Heh! I'm a little further through it now - it's picking up nicely...
 

Destro Sanchez

TRIBE Member
attention Haruki Marukami fans!!!!!!


there is a new book out. (birthday present - thanks!)

"Kafka On The Shore"

after browsing through this thread again, I have to remember to write some of these titles down!!!


Just finished "Ham On Rye" by Charles Bukowski.

My commute isn't the same treacha'ness, so I have been reading less. But more free time is bess.


anything I should write down the next time I pass through this thread?


Destro
 

watanabee

TRIBE Member
If you like Murakami check out a novel by David Mitchell called Number Nine Dream. He's an British expat living in Tokyo and writes in a very similar style as Murikami and even mentions Murikami in the book. A little bit of a fresh take on a great writing style and asian scenery.
 

Dave Lee

TRIBE Member
Originally posted by watanabee
If you like Murakami check out a novel by David Mitchell called Number Nine Dream. He's an British expat living in Tokyo and writes in a very similar style as Murikami and even mentions Murikami in the book. A little bit of a fresh take on a great writing style and asian scenery.
Is it anything like Kazuo Ishiguro writing on Britain?
 

d.code

TRIBE Member
I read a fuck of a lot at my job. One weekends I usually do 12 hour shift with nothing to do.

Anyways- I just finished one of the better books I have ever read. American Gods by Neil Gaimen.

The story is basically about the old gods- and how they were brought to America and abandoned for what ever reason. Weather thats slave masters beating the will out of the slaves or people just loosing belief. It follows an ex-con named Shadow who has a thing for doing coin tricks who gets hired by one of the old gods to help gather the old guys for a war with the new gods. Gods of the internet, tv, media, cellphones and other modren day things. Quite the ending- and an awsome read. Gaimen is one of the favorites.
 

Hal-9000

TRIBE Member
^^Can't say I enjoyed the book as much as you (interesting premise, flawed execution in my opinion). That said, did you know that the House on The Rock actually exist? I just found that out recently and was pleasantly suprised.
 

seeker

TRIBE Member
The edition of American Gods I read had a bit by Gaiman saying that most of the landmarks mentioned exist. I enjoyed the book quite a bit.

Right now I'm reading "The Moon Is A Harsh Mistress" by Robert A Heinlein. Quite good so far.
 

d.code

TRIBE Member
I found a map online actually that traces shadow's route through america. Kind of intresting. Apparently Gaimen did some extensive touring of the states to research his locations.

Have you read anything else by Gaimen Hal-9k?
 

watanabee

TRIBE Member
Originally posted by Dave Lee
Is it anything like Kazuo Ishiguro writing on Britain?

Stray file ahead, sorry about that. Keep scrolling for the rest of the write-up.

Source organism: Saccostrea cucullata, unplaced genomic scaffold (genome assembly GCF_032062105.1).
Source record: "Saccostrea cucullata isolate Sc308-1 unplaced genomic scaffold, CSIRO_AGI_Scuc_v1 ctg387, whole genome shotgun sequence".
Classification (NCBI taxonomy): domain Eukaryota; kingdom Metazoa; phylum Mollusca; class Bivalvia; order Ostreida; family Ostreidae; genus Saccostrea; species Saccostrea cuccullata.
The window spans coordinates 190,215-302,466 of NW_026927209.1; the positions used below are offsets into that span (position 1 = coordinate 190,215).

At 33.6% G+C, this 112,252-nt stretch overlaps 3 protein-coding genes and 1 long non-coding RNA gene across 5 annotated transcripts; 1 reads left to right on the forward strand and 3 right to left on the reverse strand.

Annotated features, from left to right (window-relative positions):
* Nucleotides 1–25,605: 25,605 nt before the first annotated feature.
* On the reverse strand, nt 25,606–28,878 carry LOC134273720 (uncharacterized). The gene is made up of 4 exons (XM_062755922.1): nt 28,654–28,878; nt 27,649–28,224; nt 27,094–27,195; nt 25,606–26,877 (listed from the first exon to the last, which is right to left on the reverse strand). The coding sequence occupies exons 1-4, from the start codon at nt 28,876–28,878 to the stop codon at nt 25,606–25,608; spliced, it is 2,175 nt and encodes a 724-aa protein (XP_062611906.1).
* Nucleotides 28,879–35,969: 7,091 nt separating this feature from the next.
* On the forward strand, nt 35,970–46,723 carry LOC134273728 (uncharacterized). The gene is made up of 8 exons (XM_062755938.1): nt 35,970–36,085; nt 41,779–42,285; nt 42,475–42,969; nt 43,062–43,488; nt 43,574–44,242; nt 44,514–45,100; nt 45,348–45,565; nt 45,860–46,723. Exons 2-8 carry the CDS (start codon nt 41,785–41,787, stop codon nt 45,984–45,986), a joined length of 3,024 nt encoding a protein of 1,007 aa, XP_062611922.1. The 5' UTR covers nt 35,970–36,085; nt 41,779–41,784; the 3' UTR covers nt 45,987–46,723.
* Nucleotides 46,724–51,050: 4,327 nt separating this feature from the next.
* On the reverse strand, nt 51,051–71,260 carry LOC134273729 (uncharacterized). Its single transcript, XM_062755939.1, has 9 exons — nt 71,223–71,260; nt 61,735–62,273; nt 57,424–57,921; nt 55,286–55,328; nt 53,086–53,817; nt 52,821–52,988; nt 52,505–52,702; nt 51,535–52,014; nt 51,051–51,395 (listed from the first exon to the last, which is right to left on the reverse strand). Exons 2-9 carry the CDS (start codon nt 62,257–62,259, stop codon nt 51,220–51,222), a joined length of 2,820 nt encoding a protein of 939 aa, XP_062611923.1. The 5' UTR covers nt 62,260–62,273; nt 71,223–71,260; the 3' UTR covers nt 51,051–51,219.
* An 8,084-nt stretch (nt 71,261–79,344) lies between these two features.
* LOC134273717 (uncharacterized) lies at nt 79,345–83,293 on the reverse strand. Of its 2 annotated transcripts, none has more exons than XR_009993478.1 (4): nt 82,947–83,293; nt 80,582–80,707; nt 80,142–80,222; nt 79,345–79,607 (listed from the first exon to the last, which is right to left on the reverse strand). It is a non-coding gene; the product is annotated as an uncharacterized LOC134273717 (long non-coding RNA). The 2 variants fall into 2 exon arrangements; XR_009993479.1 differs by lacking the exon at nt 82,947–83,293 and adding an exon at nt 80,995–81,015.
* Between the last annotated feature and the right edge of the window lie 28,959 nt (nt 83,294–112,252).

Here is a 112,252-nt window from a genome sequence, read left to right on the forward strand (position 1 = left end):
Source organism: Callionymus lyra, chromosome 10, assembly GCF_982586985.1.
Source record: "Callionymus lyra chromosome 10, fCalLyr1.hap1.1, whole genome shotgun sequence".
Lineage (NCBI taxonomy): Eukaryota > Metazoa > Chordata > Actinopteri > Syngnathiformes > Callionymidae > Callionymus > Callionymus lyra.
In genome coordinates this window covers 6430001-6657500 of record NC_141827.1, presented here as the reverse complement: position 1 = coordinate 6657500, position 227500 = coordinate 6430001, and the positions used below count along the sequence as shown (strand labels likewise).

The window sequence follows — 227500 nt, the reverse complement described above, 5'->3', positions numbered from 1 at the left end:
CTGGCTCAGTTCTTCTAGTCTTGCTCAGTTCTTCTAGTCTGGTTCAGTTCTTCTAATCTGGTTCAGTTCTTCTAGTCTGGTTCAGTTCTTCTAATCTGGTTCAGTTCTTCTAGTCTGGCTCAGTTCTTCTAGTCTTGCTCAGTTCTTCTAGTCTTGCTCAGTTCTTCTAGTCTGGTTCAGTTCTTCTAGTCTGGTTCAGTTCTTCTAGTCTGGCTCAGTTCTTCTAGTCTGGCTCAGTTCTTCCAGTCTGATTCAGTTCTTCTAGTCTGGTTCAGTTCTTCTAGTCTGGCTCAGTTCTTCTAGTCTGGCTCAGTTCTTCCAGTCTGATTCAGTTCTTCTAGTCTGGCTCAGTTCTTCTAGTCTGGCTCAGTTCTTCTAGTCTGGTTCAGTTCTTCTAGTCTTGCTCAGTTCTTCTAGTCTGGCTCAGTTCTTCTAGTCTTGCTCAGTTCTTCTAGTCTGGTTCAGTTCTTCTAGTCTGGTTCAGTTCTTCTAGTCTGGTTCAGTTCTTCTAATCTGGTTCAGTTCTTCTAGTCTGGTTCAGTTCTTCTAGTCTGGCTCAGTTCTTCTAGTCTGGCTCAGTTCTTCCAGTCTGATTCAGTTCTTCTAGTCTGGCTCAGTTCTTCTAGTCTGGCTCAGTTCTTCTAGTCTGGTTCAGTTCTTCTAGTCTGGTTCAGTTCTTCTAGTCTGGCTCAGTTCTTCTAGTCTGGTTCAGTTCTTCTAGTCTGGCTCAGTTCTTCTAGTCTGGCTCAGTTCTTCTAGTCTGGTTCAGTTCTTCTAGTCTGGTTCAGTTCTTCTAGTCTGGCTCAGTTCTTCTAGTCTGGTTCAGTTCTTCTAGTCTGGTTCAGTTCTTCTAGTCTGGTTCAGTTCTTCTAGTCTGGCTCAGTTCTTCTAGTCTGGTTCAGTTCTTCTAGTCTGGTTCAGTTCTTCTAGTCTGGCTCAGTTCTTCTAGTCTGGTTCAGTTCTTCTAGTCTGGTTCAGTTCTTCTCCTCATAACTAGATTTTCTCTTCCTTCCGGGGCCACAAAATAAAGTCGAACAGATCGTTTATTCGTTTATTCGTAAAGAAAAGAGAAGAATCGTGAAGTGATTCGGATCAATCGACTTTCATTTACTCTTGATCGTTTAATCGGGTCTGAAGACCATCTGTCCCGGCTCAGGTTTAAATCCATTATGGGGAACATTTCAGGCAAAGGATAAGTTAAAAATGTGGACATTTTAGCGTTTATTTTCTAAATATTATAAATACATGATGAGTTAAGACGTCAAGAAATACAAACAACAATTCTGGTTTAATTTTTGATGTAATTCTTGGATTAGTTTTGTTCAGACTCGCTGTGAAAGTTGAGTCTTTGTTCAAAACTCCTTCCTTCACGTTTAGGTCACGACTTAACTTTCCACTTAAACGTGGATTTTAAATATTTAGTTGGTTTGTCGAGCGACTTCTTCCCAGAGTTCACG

I have no idea. Was his take on Britain interesting or a disaster.
I'm currently reading the Lonely Planet Guide to Laos as i'm going there in 4 months.
 

HMP

TRIBE Member
Originally posted by oddmyth
BBB: The book is far more intense than the movie, I couldn't put it down.

Cheers
Todd
lolita is written in a densely, poetic prose that appropriated --and brilliantly twisted --the popular romantic form at the time. nabokov purposely chose the topic almost with malicious genious -- he created a finely crafted story of love lost by a pedophile and thereby just turned the genre to shit for anyone else. and he did it so well, he had the last laugh.

i loved it, too, and no movie has been able to do it justice.
 

gsnuff

TRIBE Promoter
Originally posted by HMP
lolita is written in a densely, poetic prose that appropriated --and brilliantly twisted --the popular romantic form at the time. nabokov purposely chose the topic almost with malicious genious -- he created a finely crafted story of love lost by a pedophile and thereby just turned the genre to shit for anyone else. and he did it so well, he had the last laugh.

i loved it, too, and no movie has been able to do it justice.
I just watched a film version of The Defense called Luhzin's Defense. It wasn't bad.. it's funny though, in terms of the narrative and depth of the book.. you'd guess that the movie was made 80 years before the book.. not vice versa. I always find it ironic that most book-> movie conversions only appropriate the base plot and leave out all of the good stuff.
 

Destro Sanchez

TRIBE Member
Lolita is another I have to cross off my 'must read' list.

update: Kafka on the Shore by H. Marukami is even better than Wind Up Bird Chronicle! (maybe it's because I relate to the main character more than the salaryman in the Chronicle)


Destro
 

oddmyth

TRIBE Member
I need more Marukami. Wind up Bird Chronicles literally killed me, I was a wreck for days.

My empathy for imaginary people is boundless. I couldn't sleep for nights while reading Jane Eyre.

Currently halfway through Nabokov's biography. Never have I read such well threaded tangents, weaving in and out, almost losing you entirely in prose and then bringing you back to the main vein.

Life is good when you're not reading documentation and manuals.